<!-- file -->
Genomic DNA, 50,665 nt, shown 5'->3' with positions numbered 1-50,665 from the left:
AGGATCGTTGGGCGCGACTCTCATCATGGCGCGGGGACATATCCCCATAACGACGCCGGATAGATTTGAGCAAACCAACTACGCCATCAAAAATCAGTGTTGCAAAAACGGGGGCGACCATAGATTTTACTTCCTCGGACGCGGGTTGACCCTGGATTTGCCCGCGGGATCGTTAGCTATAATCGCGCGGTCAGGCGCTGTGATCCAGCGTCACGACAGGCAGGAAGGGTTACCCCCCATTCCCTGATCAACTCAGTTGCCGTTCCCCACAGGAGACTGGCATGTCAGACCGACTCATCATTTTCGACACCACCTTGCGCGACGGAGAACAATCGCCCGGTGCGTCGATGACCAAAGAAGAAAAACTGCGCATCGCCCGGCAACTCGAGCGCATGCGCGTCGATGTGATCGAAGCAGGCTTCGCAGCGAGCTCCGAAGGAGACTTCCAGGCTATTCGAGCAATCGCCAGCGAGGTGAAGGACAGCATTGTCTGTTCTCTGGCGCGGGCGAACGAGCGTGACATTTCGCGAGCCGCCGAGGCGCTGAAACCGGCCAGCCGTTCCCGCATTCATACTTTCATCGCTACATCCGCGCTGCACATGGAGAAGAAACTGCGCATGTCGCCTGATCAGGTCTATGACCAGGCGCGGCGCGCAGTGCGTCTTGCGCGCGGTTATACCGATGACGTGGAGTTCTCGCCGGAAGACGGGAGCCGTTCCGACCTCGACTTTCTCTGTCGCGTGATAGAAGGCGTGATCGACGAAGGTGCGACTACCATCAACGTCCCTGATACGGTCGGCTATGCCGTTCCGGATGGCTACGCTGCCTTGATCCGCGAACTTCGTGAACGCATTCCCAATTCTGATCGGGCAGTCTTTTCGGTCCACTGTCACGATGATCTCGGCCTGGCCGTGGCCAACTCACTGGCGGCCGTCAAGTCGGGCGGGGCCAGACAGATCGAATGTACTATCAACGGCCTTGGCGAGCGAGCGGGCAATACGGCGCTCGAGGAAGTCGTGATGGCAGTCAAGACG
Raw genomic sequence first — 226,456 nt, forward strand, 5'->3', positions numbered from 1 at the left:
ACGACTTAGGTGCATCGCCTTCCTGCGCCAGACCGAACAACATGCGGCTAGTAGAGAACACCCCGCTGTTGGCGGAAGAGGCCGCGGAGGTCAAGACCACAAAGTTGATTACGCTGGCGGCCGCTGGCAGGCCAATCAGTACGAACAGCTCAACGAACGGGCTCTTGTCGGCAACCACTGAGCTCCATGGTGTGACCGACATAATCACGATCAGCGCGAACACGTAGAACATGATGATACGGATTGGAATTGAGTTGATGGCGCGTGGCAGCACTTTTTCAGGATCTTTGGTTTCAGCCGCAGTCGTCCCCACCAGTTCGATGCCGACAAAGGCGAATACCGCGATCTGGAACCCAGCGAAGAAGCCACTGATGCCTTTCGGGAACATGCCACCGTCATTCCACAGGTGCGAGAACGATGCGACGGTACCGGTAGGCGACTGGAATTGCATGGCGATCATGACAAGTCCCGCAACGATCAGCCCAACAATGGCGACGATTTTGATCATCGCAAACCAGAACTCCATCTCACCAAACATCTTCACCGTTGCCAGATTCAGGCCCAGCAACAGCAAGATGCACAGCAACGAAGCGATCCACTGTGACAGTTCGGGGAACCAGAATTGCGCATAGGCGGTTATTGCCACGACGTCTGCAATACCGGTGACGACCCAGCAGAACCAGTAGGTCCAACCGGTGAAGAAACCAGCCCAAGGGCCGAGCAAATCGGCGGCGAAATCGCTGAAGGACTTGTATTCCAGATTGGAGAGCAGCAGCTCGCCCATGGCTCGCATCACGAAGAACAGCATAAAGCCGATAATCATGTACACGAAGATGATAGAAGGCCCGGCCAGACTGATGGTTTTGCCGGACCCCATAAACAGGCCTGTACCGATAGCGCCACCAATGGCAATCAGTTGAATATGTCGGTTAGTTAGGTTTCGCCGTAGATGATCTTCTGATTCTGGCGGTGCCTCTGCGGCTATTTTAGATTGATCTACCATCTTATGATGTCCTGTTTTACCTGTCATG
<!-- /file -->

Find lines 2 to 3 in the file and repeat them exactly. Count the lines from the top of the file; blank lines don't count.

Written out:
AGGATCGTTGGGCGCGACTCTCATCATGGCGCGGGGACATATCCCCATAACGACGCCGGATAGATTTGAGCAAACCAACTACGCCATCAAAAATCAGTGTTGCAAAAACGGGGGCGACCATAGATTTTACTTCCTCGGACGCGGGTTGACCCTGGATTTGCCCGCGGGATCGTTAGCTATAATCGCGCGGTCAGGCGCTGTGATCCAGCGTCACGACAGGCAGGAAGGGTTACCCCCCATTCCCTGATCAACTCAGTTGCCGTTCCCCACAGGAGACTGGCATGTCAGACCGACTCATCATTTTCGACACCACCTTGCGCGACGGAGAACAATCGCCCGGTGCGTCGATGACCAAAGAAGAAAAACTGCGCATCGCCCGGCAACTCGAGCGCATGCGCGTCGATGTGATCGAAGCAGGCTTCGCAGCGAGCTCCGAAGGAGACTTCCAGGCTATTCGAGCAATCGCCAGCGAGGTGAAGGACAGCATTGTCTGTTCTCTGGCGCGGGCGAACGAGCGTGACATTTCGCGAGCCGCCGAGGCGCTGAAACCGGCCAGCCGTTCCCGCATTCATACTTTCATCGCTACATCCGCGCTGCACATGGAGAAGAAACTGCGCATGTCGCCTGATCAGGTCTATGACCAGGCGCGGCGCGCAGTGCGTCTTGCGCGCGGTTATACCGATGACGTGGAGTTCTCGCCGGAAGACGGGAGCCGTTCCGACCTCGACTTTCTCTGTCGCGTGATAGAAGGCGTGATCGACGAAGGTGCGACTACCATCAACGTCCCTGATACGGTCGGCTATGCCGTTCCGGATGGCTACGCTGCCTTGATCCGCGAACTTCGTGAACGCATTCCCAATTCTGATCGGGCAGTCTTTTCGGTCCACTGTCACGATGATCTCGGCCTGGCCGTGGCCAACTCACTGGCGGCCGTCAAGTCGGGCGGGGCCAGACAGATCGAATGTACTATCAACGGCCTTGGCGAGCGAGCGGGCAATACGGCGCTCGAGGAAGTCGTGATGGCAGTCAAGACG
Raw genomic sequence first — 226,456 nt, forward strand, 5'->3', positions numbered from 1 at the left: